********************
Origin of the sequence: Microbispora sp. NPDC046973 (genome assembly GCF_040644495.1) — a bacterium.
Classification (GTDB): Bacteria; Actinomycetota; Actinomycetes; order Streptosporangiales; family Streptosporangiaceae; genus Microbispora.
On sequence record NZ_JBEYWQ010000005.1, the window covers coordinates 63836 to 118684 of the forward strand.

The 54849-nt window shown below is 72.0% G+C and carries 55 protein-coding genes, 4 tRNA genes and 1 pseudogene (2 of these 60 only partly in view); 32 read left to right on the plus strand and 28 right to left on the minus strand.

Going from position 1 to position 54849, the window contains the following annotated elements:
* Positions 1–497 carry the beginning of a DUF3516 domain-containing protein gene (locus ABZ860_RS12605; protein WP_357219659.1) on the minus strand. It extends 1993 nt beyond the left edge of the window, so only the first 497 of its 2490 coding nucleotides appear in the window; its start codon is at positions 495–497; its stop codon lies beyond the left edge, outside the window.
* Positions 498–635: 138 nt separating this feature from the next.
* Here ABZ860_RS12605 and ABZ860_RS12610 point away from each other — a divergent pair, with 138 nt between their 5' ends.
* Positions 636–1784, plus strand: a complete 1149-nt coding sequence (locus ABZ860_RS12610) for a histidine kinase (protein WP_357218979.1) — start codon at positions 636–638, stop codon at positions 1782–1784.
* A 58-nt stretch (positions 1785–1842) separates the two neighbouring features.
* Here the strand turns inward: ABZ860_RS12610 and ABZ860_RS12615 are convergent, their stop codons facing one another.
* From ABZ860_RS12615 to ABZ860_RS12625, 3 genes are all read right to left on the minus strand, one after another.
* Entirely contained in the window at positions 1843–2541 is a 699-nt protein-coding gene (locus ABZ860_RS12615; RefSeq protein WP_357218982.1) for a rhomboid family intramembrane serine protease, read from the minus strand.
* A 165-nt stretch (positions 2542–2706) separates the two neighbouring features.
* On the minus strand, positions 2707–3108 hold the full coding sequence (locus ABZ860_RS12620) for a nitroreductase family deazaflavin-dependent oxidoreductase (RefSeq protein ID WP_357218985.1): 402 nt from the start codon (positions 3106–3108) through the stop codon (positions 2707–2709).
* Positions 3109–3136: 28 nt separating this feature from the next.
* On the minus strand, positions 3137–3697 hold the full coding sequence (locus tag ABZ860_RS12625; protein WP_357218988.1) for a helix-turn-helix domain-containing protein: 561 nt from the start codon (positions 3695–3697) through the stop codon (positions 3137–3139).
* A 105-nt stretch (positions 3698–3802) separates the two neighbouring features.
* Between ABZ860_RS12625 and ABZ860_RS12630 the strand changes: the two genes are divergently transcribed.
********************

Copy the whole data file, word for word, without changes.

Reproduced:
Origin of the sequence: Microbispora sp. NPDC046973 (genome assembly GCF_040644495.1) — a bacterium.
Classification (GTDB): Bacteria; Actinomycetota; Actinomycetes; order Streptosporangiales; family Streptosporangiaceae; genus Microbispora.
On sequence record NZ_JBEYWQ010000005.1, the window covers coordinates 63836 to 118684 of the forward strand.

The 54849-nt window shown below is 72.0% G+C and carries 55 protein-coding genes, 4 tRNA genes and 1 pseudogene (2 of these 60 only partly in view); 32 read left to right on the plus strand and 28 right to left on the minus strand.

Going from position 1 to position 54849, the window contains the following annotated elements:
* Positions 1–497 carry the beginning of a DUF3516 domain-containing protein gene (locus ABZ860_RS12605; protein WP_357219659.1) on the minus strand. It extends 1993 nt beyond the left edge of the window, so only the first 497 of its 2490 coding nucleotides appear in the window; its start codon is at positions 495–497; its stop codon lies beyond the left edge, outside the window.
* Positions 498–635: 138 nt separating this feature from the next.
* Here ABZ860_RS12605 and ABZ860_RS12610 point away from each other — a divergent pair, with 138 nt between their 5' ends.
* Positions 636–1784, plus strand: a complete 1149-nt coding sequence (locus ABZ860_RS12610) for a histidine kinase (protein WP_357218979.1) — start codon at positions 636–638, stop codon at positions 1782–1784.
* A 58-nt stretch (positions 1785–1842) separates the two neighbouring features.
* Here the strand turns inward: ABZ860_RS12610 and ABZ860_RS12615 are convergent, their stop codons facing one another.
* From ABZ860_RS12615 to ABZ860_RS12625, 3 genes are all read right to left on the minus strand, one after another.
* Entirely contained in the window at positions 1843–2541 is a 699-nt protein-coding gene (locus ABZ860_RS12615; RefSeq protein WP_357218982.1) for a rhomboid family intramembrane serine protease, read from the minus strand.
* A 165-nt stretch (positions 2542–2706) separates the two neighbouring features.
* On the minus strand, positions 2707–3108 hold the full coding sequence (locus ABZ860_RS12620) for a nitroreductase family deazaflavin-dependent oxidoreductase (RefSeq protein ID WP_357218985.1): 402 nt from the start codon (positions 3106–3108) through the stop codon (positions 2707–2709).
* Positions 3109–3136: 28 nt separating this feature from the next.
* On the minus strand, positions 3137–3697 hold the full coding sequence (locus tag ABZ860_RS12625; protein WP_357218988.1) for a helix-turn-helix domain-containing protein: 561 nt from the start codon (positions 3695–3697) through the stop codon (positions 3137–3139).
* A 105-nt stretch (positions 3698–3802) separates the two neighbouring features.
* Between ABZ860_RS12625 and ABZ860_RS12630 the strand changes: the two genes are divergently transcribed.